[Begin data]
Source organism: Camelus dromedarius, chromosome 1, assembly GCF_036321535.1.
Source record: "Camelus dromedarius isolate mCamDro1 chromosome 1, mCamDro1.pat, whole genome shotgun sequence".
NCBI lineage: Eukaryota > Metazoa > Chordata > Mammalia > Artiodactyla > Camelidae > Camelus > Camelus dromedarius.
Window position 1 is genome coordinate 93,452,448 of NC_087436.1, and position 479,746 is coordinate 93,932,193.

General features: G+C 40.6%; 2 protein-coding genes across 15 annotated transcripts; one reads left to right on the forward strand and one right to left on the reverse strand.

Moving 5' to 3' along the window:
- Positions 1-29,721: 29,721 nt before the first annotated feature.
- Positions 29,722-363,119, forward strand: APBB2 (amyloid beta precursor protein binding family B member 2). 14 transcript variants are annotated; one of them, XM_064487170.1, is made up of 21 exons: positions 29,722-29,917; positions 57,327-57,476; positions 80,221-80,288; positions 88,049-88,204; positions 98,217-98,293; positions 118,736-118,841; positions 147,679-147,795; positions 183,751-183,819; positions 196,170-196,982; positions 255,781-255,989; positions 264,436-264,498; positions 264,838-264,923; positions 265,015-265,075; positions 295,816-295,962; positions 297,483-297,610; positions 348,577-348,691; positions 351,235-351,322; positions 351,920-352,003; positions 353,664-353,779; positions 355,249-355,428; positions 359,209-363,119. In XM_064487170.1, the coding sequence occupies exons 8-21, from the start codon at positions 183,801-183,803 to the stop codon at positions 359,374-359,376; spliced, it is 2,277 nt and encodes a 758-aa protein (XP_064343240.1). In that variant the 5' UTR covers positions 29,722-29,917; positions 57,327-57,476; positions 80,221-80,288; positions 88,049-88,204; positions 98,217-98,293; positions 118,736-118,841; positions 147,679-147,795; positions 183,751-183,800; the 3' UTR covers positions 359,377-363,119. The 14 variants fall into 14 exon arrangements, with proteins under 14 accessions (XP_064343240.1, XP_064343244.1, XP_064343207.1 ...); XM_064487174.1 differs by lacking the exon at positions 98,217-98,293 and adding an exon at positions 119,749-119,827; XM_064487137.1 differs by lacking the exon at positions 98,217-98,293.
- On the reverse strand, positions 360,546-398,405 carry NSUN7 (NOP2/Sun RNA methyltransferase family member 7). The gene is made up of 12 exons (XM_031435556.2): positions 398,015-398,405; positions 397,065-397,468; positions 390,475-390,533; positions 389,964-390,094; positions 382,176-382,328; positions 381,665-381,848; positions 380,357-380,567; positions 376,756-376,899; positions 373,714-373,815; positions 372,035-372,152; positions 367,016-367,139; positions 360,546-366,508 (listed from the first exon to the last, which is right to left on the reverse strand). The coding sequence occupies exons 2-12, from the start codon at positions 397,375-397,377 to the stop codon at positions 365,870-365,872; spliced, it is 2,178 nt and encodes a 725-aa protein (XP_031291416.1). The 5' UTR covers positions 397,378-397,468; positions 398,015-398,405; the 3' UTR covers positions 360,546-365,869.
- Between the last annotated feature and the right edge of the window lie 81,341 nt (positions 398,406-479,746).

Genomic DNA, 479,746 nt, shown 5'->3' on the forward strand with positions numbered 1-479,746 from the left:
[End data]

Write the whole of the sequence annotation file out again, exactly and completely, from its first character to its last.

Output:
Source organism: Camelus dromedarius, chromosome 1, assembly GCF_036321535.1.
Source record: "Camelus dromedarius isolate mCamDro1 chromosome 1, mCamDro1.pat, whole genome shotgun sequence".
NCBI lineage: Eukaryota > Metazoa > Chordata > Mammalia > Artiodactyla > Camelidae > Camelus > Camelus dromedarius.
Window position 1 is genome coordinate 93,452,448 of NC_087436.1, and position 479,746 is coordinate 93,932,193.

General features: G+C 40.6%; 2 protein-coding genes across 15 annotated transcripts; one reads left to right on the forward strand and one right to left on the reverse strand.

Moving 5' to 3' along the window:
- Positions 1-29,721: 29,721 nt before the first annotated feature.
- Positions 29,722-363,119, forward strand: APBB2 (amyloid beta precursor protein binding family B member 2). 14 transcript variants are annotated; one of them, XM_064487170.1, is made up of 21 exons: positions 29,722-29,917; positions 57,327-57,476; positions 80,221-80,288; positions 88,049-88,204; positions 98,217-98,293; positions 118,736-118,841; positions 147,679-147,795; positions 183,751-183,819; positions 196,170-196,982; positions 255,781-255,989; positions 264,436-264,498; positions 264,838-264,923; positions 265,015-265,075; positions 295,816-295,962; positions 297,483-297,610; positions 348,577-348,691; positions 351,235-351,322; positions 351,920-352,003; positions 353,664-353,779; positions 355,249-355,428; positions 359,209-363,119. In XM_064487170.1, the coding sequence occupies exons 8-21, from the start codon at positions 183,801-183,803 to the stop codon at positions 359,374-359,376; spliced, it is 2,277 nt and encodes a 758-aa protein (XP_064343240.1). In that variant the 5' UTR covers positions 29,722-29,917; positions 57,327-57,476; positions 80,221-80,288; positions 88,049-88,204; positions 98,217-98,293; positions 118,736-118,841; positions 147,679-147,795; positions 183,751-183,800; the 3' UTR covers positions 359,377-363,119. The 14 variants fall into 14 exon arrangements, with proteins under 14 accessions (XP_064343240.1, XP_064343244.1, XP_064343207.1 ...); XM_064487174.1 differs by lacking the exon at positions 98,217-98,293 and adding an exon at positions 119,749-119,827; XM_064487137.1 differs by lacking the exon at positions 98,217-98,293.
- On the reverse strand, positions 360,546-398,405 carry NSUN7 (NOP2/Sun RNA methyltransferase family member 7). The gene is made up of 12 exons (XM_031435556.2): positions 398,015-398,405; positions 397,065-397,468; positions 390,475-390,533; positions 389,964-390,094; positions 382,176-382,328; positions 381,665-381,848; positions 380,357-380,567; positions 376,756-376,899; positions 373,714-373,815; positions 372,035-372,152; positions 367,016-367,139; positions 360,546-366,508 (listed from the first exon to the last, which is right to left on the reverse strand). The coding sequence occupies exons 2-12, from the start codon at positions 397,375-397,377 to the stop codon at positions 365,870-365,872; spliced, it is 2,178 nt and encodes a 725-aa protein (XP_031291416.1). The 5' UTR covers positions 397,378-397,468; positions 398,015-398,405; the 3' UTR covers positions 360,546-365,869.
- Between the last annotated feature and the right edge of the window lie 81,341 nt (positions 398,406-479,746).

Genomic DNA, 479,746 nt, shown 5'->3' on the forward strand with positions numbered 1-479,746 from the left: